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In terms of its physical design, however, the Titan RTX is fundamentally similar to the GeForce RTX 2080 Ti, save for its badges and the gold anodization on its metal surfaces. Whereas the GeForce RTX 2080 Ti has a silver / platinum hue, the NVIDIA Titan RTX features a brushed and glossy champagne gold finish all around.

The Titan RTX feature metal accents or shrouds that cover virtually every surface, with a blacked-out mounting bracket, a heavy-duty etched backplate, and a lighted TITAN logo running along the top-edge. The traditional SLI connectors that are also normally located along the top-edge of previous-gen cards are gone, however, and replaced by the newer NVLink connector that offers significantly more bandwidth. Gold bolts and accents tie the design together, and result in one heck of an eye-catching graphics card.
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There are dual, 13-blade axial fans on the card that sit atop a high-capacity vapor chamber that is double the size of Pascal's cooling solution. The vapor chamber features a thick baseplate and is coupled to a dense array of heatsink fins by multiple, embedded heat pipes. The entire assembly is very rigid and heavy, and covers the entire front of the PCB. NVIDIA claims the new cooler design is significantly quieter than previous-gen cards, while also offering better cooling performance throughout the entire voltage / frequency curve. We’ll talk more about that a little later.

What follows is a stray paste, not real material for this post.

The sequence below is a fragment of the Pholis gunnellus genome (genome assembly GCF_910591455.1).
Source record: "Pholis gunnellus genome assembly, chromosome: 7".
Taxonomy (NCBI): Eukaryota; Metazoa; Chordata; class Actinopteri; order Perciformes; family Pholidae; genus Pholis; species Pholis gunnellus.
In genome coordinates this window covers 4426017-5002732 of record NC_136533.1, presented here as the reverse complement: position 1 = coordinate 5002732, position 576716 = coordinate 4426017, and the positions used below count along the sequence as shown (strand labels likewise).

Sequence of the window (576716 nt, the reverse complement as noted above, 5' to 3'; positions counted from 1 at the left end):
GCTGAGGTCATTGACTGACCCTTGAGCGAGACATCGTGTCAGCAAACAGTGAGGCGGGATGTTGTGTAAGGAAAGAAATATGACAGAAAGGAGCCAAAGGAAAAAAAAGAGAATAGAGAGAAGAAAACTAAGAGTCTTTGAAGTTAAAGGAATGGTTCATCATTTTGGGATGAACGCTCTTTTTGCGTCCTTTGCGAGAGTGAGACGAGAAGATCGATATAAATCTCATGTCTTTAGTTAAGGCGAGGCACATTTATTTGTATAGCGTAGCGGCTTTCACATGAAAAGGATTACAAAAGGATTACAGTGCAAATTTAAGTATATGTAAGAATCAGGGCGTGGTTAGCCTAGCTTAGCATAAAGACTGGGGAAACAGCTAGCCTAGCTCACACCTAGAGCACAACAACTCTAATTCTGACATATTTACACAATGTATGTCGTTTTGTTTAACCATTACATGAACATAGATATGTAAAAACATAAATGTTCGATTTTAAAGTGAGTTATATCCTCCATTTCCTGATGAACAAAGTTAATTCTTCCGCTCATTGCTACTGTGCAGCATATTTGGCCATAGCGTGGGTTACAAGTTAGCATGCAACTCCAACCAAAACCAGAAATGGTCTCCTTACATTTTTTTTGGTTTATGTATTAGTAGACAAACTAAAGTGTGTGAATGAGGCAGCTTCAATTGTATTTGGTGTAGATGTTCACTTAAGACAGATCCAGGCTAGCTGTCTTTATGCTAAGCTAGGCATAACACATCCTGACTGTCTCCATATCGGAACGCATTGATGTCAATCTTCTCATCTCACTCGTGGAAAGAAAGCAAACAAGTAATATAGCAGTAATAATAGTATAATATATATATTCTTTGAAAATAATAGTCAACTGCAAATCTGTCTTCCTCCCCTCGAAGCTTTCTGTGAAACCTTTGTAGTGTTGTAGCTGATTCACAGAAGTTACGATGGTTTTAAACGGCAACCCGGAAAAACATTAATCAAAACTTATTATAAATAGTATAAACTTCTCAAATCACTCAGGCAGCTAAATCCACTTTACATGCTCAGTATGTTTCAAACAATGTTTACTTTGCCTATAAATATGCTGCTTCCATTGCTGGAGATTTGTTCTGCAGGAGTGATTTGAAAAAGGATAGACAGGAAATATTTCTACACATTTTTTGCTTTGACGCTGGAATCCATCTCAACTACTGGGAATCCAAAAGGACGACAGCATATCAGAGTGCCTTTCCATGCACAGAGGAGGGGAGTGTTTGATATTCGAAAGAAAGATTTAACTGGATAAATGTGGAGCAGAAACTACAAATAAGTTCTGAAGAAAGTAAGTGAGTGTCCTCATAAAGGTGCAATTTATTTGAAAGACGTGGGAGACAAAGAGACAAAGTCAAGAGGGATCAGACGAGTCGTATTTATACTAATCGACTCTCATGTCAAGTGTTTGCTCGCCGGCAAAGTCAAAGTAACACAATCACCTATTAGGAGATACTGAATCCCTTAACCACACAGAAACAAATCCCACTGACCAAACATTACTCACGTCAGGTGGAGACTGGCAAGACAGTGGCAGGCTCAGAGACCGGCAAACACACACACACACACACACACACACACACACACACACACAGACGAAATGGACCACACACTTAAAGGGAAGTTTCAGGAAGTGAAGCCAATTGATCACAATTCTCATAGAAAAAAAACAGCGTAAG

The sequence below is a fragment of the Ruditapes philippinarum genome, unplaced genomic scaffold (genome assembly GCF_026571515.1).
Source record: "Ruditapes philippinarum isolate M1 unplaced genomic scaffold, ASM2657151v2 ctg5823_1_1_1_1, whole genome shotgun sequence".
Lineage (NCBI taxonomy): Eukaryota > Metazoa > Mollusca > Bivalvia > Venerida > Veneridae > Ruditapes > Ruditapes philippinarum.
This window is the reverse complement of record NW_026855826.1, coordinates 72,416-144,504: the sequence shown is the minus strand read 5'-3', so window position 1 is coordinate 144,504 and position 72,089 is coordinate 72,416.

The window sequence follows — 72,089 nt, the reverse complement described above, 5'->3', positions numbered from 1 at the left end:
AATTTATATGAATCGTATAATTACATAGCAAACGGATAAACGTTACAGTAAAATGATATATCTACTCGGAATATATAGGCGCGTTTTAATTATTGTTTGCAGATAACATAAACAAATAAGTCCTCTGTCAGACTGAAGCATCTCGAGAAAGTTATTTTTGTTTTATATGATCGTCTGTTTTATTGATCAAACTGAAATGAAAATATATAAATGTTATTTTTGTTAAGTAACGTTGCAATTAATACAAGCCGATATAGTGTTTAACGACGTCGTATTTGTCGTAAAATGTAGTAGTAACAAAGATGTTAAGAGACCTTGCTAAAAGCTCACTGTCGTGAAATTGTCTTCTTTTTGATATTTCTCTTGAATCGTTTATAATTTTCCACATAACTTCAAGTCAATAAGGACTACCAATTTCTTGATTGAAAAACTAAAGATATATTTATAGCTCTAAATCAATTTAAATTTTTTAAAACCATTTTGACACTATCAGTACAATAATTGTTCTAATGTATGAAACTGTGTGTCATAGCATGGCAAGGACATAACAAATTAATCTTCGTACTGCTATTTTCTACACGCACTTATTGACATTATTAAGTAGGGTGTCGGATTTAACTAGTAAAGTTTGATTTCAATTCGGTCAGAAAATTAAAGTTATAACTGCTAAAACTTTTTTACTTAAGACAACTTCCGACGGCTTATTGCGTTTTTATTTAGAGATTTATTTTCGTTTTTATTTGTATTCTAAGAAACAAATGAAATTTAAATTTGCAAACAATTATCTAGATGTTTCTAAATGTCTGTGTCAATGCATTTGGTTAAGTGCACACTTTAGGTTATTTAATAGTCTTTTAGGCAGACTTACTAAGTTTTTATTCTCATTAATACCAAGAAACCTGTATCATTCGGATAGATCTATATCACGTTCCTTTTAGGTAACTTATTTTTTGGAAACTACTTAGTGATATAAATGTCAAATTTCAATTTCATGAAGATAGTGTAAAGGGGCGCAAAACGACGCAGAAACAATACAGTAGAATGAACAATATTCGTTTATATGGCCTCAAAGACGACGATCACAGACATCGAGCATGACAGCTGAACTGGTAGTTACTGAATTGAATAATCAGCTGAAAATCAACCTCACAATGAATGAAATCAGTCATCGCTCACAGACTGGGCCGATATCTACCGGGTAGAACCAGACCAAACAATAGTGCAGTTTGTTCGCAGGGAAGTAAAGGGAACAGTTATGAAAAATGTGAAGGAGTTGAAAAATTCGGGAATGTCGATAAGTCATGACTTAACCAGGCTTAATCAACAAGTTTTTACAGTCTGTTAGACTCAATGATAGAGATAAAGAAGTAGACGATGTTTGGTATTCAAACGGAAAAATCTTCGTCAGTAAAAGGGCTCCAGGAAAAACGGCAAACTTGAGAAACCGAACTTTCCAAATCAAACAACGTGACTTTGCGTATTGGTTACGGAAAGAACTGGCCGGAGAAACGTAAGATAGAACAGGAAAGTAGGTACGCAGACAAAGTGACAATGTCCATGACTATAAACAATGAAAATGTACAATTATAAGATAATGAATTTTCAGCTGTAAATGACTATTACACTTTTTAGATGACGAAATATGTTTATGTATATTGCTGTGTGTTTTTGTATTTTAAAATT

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The NVIDIA Titan RTX has a GPU base clock of 1350MHz with a boost clock of 1770 MHz; its 24GB of GDDR6 memory is clocked at 7000MHz, and has an effective data rate of 14Gbps. At those speeds, the Titan RTX has a TDP of 280 watts, not including the additional 35W that comes into play should the new VirtualLink / USB Type-C connector be used, and offers peak memory bandwidth of 672GB/s, a max textured fillrate of 388.8GTexels/s, and 16.3TFLOPs of FP32 compute -- those are all the best numbers offered by a Turing-based GPU.

To supply power to the board, the Titan RTX is outfitted with a pair of 8-pin PCI Express feeds. NVIDIA has also revamped the all-digital VRM designs on the card versus previous-generation offerings to smooth power delivery, reduce noise, and generally be more robust. The Titan RTX is outfitted with a 13-phase power array, similar to the GeForce RTX 2080 Ti.
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Outputs on the Titan RTX consist of a trio of DisplayPorts (v1.4 with DSC 1.2), an HDMI 2.0b port (with HDCP 2.2), and a proprietary VirtualLink USB Type-C port, which offers a 4-lane HBR3 DisplayPort and USB 3.1 Gen 2 compatibility over a single connector.